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Pruning the ALS-Associated Protein SOD1 for in-Cell NMR

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journal contribution
posted on 17.07.2013, 00:00 by Jens Danielsson, Kohsuke Inomata, Shuhei Murayama, Hidehito Tochio, Lisa Lang, Masahiro Shirakawa, Mikael Oliveberg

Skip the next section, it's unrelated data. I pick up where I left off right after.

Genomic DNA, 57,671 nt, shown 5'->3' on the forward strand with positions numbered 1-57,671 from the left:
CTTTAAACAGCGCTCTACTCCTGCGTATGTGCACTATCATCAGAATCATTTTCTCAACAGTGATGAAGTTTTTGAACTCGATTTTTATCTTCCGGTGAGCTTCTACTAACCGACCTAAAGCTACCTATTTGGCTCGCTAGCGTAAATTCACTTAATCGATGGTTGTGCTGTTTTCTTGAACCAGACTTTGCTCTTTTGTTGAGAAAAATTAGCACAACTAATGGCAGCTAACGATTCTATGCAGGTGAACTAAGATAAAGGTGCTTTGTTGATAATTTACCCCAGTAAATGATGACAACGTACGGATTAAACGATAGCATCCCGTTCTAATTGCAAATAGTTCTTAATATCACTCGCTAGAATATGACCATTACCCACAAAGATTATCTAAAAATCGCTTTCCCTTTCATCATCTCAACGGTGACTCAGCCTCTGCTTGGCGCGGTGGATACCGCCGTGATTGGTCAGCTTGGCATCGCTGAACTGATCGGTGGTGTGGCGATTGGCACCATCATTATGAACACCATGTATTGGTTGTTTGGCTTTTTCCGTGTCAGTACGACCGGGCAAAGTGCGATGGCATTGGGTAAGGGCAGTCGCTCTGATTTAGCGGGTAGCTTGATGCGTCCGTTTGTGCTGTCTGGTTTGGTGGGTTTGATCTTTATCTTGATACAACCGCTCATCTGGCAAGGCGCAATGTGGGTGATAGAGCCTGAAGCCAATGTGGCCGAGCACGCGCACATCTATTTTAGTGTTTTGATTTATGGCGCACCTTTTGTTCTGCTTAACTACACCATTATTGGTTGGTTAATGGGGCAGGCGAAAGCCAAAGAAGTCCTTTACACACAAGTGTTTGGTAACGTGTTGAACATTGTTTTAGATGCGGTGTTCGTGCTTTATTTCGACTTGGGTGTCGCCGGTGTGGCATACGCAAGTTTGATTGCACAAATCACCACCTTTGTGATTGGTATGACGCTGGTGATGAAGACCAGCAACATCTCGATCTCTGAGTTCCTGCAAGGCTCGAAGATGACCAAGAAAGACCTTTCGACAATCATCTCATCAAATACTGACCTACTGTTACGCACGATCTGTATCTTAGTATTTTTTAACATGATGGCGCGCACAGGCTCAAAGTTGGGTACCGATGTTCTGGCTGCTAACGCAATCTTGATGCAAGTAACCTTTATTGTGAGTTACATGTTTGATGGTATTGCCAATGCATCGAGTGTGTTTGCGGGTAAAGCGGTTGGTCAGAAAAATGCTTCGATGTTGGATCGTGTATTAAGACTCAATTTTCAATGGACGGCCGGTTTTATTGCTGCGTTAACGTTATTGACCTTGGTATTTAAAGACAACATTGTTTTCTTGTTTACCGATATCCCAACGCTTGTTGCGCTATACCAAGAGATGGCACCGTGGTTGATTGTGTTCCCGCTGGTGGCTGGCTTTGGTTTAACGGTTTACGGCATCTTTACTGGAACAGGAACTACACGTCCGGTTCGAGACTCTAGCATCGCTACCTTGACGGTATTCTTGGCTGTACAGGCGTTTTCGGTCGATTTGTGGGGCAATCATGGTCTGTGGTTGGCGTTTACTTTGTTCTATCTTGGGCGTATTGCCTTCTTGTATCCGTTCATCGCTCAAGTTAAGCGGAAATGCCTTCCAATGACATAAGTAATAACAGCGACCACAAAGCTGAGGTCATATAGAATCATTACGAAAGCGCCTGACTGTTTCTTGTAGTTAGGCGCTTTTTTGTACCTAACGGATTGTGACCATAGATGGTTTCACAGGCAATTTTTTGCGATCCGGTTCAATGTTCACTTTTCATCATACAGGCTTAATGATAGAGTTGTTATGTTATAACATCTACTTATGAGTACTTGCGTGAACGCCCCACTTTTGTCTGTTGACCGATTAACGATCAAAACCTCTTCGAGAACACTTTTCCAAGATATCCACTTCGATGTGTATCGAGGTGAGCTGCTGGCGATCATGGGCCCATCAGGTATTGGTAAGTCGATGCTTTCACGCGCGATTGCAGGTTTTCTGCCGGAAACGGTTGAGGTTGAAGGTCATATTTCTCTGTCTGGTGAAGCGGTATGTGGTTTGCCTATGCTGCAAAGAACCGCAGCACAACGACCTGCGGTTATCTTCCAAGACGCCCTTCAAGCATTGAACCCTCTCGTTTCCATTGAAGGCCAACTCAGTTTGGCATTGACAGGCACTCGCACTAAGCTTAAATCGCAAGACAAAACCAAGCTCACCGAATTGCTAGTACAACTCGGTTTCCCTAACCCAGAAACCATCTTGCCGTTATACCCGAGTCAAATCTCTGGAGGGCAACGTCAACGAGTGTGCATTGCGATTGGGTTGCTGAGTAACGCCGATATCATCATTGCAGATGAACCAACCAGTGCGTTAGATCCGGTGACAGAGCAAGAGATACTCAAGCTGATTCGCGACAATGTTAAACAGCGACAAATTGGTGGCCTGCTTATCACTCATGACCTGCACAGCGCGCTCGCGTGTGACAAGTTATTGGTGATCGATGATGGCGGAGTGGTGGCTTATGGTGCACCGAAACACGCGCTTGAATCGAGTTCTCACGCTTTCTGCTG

To efficiently deliver isotope-labeled proteins into mammalian cells poses a main challenge for structural and functional analysis by in-cell NMR. In this study we have employed cell-penetrating peptides (CPPs) to deliver the ALS-associated protein superoxide dismutase (SOD1) into HeLa cells. Our results show that, although full-length SOD1 cannot be efficiently internalized, a variant in which the active-site loops IV and VII have been truncated (SOD1ΔIVΔVII) yields high cytosolic delivery. The reason for the enhanced delivery of SOD1ΔIVΔVII seems to be the elimination of negatively charged side chains, which alters the net charge of the CPP-SOD1 complex from neutral to +4. The internalized SOD1ΔIVΔVII protein displays high-resolution in-cell NMR spectra similar to, but not identical to, those of the lysate of the cells. Spectral differences are found mainly in the dynamic β strands 4, 5, and 7, triggered by partial protonation of the His moieties of the Cu-binding site. Accordingly, SOD1ΔIVΔVII doubles here as an internal pH probe, revealing cytosolic acidification under the experimental treatment. Taken together, these observations show that CPP delivery, albeit inefficient at first trials, can be tuned by protein engineering to allow atomic-resolution NMR studies of specific protein structures that have evaded other in-cell NMR approaches: in this case, the structurally elusive apoSOD1 barrel implicated as precursor for misfolding in ALS.